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To My Younger Self: You Will Be So Glad You Chose Recovery

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A letter to my suicidal self:

Dear Veronica,

I know you are in a lot of pain, pain you feel no one else could possibly understand. You are tired, oh so tired. Tired of the depression, anxiety and panic attacks.

The eating disorder has tricked your mind into thinking you will only be happy if you lose more weight, and that being skinny is the only way people will think you are pretty. The depression says you are worthless and a failure. That is so far from the truth.

You feel you will never be free from your addiction to self-harm. It will take many attempts, but one day you will be able to resist the urge to harm yourself. You think the doctors do not listen. They just prescribe more pills and tell you things will get better. They tell you to give it time. You feel your time is up.

I promise you everyone is trying their best. They do care and they are listening. Your boyfriend loves you and would do anything to take your pain away. He is terrified you will end your life one night once he leaves. That is why he sleeps on the floor of your dorm room every night.

You need to be honest with everyone. You need to tell your mom and the doctors how you are truly feeling. When they ask if you are suicidal, you need to say yes. I know you are terrified, but things will only start to get better once you are honest with yourself and others.

I know you don’t want to be sent to the hospital. You think it will ruin your future, and you will be labeled as a “psycho.” That’s so far from the truth. You will go there more than once, but they will help you and give you a safe place to recover. I promise you things will get better.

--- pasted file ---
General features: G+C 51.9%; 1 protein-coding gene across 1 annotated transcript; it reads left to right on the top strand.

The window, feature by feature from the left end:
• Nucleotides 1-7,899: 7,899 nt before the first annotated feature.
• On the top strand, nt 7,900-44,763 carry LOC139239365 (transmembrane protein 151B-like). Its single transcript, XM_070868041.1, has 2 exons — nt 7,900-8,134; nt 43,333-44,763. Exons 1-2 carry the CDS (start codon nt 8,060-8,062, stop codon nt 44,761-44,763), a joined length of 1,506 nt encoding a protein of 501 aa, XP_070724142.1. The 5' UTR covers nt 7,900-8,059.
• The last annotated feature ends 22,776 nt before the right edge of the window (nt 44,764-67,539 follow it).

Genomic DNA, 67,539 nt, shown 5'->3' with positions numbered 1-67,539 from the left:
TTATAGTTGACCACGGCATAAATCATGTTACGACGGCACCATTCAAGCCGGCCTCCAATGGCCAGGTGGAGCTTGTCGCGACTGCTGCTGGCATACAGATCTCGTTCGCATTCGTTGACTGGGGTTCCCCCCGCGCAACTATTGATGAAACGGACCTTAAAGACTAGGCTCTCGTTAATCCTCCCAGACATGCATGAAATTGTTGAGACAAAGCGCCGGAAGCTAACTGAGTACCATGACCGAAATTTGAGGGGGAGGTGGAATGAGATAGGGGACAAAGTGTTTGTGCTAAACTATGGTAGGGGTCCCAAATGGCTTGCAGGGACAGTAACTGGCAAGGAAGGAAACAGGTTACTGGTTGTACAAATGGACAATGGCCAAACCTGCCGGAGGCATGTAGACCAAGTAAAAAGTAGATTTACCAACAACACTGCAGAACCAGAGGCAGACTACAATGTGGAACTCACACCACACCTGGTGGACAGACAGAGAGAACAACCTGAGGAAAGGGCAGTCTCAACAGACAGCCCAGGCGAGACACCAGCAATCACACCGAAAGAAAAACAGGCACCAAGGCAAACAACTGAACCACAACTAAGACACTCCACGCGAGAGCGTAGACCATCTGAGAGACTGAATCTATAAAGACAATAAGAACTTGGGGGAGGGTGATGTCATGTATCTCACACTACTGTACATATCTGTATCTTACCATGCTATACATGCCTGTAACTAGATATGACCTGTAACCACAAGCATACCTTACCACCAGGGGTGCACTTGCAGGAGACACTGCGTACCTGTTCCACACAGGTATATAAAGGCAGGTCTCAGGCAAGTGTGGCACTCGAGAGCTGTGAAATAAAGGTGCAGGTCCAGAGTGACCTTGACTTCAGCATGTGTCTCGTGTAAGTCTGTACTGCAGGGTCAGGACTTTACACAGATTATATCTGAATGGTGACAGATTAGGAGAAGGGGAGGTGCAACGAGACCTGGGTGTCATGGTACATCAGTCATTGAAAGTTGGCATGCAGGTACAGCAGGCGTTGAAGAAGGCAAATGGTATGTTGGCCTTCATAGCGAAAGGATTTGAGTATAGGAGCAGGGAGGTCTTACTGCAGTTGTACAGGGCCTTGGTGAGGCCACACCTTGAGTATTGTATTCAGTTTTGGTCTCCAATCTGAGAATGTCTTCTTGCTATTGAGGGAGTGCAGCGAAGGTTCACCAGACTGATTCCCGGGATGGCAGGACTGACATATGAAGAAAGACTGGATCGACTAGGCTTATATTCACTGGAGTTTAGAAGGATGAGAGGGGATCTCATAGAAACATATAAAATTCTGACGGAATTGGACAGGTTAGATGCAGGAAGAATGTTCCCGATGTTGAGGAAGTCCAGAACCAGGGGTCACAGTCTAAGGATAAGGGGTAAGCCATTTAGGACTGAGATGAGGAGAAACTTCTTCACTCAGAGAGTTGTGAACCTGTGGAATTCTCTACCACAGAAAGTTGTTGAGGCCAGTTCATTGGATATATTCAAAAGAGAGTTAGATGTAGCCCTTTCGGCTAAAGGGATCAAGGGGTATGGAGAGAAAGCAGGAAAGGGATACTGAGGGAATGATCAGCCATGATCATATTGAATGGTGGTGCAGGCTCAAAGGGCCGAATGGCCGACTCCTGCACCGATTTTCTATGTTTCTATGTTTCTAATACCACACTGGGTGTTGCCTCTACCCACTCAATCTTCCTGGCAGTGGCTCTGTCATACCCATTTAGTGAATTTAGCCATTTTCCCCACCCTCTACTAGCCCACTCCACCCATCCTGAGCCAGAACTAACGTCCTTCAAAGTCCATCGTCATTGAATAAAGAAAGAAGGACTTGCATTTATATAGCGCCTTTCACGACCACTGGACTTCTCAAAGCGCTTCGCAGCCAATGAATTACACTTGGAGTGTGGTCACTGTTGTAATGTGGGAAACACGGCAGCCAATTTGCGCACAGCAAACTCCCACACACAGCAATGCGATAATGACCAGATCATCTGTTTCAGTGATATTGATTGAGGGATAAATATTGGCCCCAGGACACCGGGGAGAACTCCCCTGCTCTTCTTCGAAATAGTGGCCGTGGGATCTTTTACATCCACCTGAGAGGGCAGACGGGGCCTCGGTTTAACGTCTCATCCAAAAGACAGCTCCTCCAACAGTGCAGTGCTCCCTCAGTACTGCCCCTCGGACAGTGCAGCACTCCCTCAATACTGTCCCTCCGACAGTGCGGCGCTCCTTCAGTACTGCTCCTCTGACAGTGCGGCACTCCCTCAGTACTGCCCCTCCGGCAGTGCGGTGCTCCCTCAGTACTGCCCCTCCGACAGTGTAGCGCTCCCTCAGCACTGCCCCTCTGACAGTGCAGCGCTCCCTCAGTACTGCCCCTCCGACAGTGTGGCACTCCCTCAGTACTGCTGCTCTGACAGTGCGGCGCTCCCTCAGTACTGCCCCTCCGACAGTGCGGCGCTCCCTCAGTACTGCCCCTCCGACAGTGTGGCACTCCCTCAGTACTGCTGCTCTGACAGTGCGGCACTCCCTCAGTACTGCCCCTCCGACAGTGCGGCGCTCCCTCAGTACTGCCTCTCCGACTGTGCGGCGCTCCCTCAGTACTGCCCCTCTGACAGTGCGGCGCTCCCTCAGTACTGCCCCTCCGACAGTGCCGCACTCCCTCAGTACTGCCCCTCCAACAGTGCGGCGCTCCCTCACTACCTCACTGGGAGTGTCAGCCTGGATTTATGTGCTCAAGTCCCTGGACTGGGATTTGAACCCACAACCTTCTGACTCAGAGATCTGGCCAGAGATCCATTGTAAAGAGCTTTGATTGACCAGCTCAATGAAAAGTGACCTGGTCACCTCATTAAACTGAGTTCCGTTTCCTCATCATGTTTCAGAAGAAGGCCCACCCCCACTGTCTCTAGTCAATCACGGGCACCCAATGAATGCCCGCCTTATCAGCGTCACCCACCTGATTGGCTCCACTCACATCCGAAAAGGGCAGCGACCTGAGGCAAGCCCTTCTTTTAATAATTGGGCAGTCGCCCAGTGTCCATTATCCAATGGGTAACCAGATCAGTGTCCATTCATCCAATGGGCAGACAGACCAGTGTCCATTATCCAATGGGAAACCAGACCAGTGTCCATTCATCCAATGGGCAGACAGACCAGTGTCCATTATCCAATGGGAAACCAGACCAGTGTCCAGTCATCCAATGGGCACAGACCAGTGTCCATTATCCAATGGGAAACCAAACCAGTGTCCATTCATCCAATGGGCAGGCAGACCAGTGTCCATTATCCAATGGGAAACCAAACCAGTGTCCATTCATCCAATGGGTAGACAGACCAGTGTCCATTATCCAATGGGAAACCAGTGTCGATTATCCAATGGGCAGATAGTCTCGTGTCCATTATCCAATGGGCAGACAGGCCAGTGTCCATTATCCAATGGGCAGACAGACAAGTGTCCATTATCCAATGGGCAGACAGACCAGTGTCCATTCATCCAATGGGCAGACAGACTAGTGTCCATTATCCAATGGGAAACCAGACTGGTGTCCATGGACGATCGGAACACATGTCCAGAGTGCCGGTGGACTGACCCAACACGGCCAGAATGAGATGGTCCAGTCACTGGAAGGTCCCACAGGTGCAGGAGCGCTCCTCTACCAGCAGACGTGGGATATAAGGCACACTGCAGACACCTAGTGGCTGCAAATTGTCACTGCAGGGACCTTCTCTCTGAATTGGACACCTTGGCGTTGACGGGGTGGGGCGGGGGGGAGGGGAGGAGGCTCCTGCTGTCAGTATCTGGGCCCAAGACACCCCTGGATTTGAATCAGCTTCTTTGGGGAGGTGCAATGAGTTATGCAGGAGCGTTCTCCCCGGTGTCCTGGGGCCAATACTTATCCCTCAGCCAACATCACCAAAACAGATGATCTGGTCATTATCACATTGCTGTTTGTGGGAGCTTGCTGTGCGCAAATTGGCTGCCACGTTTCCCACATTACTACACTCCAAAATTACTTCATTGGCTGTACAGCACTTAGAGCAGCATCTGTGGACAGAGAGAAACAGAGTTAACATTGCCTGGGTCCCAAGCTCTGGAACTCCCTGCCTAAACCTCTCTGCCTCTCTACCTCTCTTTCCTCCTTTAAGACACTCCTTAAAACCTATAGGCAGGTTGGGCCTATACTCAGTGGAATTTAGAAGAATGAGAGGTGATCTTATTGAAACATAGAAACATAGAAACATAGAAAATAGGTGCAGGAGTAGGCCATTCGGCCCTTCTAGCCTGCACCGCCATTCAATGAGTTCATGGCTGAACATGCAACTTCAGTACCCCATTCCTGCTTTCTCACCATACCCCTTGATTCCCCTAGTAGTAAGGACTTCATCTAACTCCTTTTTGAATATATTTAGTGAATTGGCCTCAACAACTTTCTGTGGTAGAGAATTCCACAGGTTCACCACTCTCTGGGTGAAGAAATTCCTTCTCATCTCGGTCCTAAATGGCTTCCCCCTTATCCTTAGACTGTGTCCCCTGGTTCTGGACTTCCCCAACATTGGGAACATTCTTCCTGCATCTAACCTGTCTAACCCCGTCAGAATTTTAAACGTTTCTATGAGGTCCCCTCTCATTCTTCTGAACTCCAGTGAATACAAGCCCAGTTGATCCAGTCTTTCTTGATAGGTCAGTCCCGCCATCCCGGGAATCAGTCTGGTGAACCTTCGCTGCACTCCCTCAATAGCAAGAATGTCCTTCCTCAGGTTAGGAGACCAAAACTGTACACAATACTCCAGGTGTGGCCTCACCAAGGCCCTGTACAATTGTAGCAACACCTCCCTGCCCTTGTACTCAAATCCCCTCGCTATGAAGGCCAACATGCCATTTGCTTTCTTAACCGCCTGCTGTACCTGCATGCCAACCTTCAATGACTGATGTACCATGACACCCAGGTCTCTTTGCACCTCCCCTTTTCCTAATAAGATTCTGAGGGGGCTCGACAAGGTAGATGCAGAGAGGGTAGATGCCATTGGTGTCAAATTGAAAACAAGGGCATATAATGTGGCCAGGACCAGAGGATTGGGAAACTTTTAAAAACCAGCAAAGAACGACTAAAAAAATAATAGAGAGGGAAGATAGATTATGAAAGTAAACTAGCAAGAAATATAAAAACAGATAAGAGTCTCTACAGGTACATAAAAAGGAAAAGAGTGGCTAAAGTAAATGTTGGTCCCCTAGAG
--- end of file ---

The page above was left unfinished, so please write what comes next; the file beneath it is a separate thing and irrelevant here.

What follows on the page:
It will not happen overnight. Recovery will be the hardest thing you will ever do. You will learn to be honest with your mom, and you will come to a point where you can share your story without shame and fear of judgement. In fact, you are still in recovery and fight every single day.

Some days you want to give up, but you now know you are stronger than the depression. The depression only has control over you if you give it the power. You will be so glad you chose recovery and reached out when you did. One day you will come to a point where you no longer feel your life is destined to end as a suicide.


Your future self

Image via Thinkstock.

If you or someone you know needs help, visit our suicide prevention resources page.

If you need support right now, call the Suicide Prevention Lifeline at 1-800-273-8255. You can reach the Crisis Text Line by texting “START” to 741-741.

 If you or someone you know is struggling with an eating disorder, you can call the National Eating Disorders Association Helpline at 1-800-931-2237.

Originally published: September 13, 2016
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